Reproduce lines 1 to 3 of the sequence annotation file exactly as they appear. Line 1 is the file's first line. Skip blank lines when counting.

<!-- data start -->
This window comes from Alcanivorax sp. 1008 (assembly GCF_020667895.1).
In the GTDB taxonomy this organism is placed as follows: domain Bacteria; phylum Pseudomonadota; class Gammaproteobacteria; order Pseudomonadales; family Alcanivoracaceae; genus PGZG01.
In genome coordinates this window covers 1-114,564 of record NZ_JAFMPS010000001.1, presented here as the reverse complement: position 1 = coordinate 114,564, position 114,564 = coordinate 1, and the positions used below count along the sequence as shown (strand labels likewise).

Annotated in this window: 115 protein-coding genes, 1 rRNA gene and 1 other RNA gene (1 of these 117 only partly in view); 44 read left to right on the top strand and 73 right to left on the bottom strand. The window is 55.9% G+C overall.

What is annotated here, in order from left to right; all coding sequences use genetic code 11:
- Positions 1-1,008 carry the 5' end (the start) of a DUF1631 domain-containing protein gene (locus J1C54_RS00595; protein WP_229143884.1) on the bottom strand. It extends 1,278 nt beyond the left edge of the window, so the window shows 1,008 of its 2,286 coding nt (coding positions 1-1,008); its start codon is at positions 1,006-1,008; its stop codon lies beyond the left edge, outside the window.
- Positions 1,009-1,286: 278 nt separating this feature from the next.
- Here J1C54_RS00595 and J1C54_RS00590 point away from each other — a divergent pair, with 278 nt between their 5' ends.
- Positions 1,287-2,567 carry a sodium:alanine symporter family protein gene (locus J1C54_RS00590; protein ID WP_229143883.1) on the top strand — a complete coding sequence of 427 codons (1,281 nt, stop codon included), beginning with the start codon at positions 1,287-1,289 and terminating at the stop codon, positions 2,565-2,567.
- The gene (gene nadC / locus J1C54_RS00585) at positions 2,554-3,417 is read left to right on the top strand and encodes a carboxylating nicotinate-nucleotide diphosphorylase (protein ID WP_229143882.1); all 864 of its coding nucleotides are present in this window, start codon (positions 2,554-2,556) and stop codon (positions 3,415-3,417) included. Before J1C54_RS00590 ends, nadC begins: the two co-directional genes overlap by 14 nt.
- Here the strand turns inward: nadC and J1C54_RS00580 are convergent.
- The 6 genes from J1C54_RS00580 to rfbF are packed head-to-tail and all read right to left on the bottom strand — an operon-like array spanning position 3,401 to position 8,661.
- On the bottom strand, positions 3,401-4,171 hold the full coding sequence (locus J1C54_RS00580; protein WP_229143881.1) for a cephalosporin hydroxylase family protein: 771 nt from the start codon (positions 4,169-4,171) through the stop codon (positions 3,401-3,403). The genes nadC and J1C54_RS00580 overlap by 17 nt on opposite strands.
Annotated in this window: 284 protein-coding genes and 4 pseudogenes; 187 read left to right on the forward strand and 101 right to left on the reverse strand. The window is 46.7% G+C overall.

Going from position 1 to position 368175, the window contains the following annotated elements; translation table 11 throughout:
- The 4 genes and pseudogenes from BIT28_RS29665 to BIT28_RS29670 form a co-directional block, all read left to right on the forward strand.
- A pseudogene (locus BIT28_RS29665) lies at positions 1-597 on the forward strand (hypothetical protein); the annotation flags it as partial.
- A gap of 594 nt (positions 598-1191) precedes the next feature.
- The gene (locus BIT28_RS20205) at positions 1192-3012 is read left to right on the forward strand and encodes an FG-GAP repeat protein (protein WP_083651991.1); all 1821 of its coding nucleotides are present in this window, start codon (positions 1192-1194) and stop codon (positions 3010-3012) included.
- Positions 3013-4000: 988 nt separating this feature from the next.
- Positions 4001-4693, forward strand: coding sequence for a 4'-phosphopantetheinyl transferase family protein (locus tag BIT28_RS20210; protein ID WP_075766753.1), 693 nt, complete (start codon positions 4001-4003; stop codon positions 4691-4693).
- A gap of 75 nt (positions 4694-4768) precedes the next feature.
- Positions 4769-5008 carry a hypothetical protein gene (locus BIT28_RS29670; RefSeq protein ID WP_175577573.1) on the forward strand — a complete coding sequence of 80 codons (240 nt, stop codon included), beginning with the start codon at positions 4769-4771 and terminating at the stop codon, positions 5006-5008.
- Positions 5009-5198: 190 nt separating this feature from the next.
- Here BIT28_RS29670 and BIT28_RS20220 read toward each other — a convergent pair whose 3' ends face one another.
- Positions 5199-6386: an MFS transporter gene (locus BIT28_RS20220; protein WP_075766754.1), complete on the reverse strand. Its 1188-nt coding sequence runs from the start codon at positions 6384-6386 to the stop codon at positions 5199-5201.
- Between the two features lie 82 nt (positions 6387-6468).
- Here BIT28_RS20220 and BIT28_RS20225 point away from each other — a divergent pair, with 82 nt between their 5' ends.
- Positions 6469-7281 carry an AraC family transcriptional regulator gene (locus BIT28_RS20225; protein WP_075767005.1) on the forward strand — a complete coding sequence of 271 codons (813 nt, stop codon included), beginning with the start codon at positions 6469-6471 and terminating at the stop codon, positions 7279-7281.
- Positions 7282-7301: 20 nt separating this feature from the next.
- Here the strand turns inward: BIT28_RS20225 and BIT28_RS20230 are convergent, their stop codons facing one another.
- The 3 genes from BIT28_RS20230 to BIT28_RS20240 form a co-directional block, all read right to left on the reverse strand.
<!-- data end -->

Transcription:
This window comes from Alcanivorax sp. 1008 (assembly GCF_020667895.1).
In the GTDB taxonomy this organism is placed as follows: domain Bacteria; phylum Pseudomonadota; class Gammaproteobacteria; order Pseudomonadales; family Alcanivoracaceae; genus PGZG01.
In genome coordinates this window covers 1-114,564 of record NZ_JAFMPS010000001.1, presented here as the reverse complement: position 1 = coordinate 114,564, position 114,564 = coordinate 1, and the positions used below count along the sequence as shown (strand labels likewise).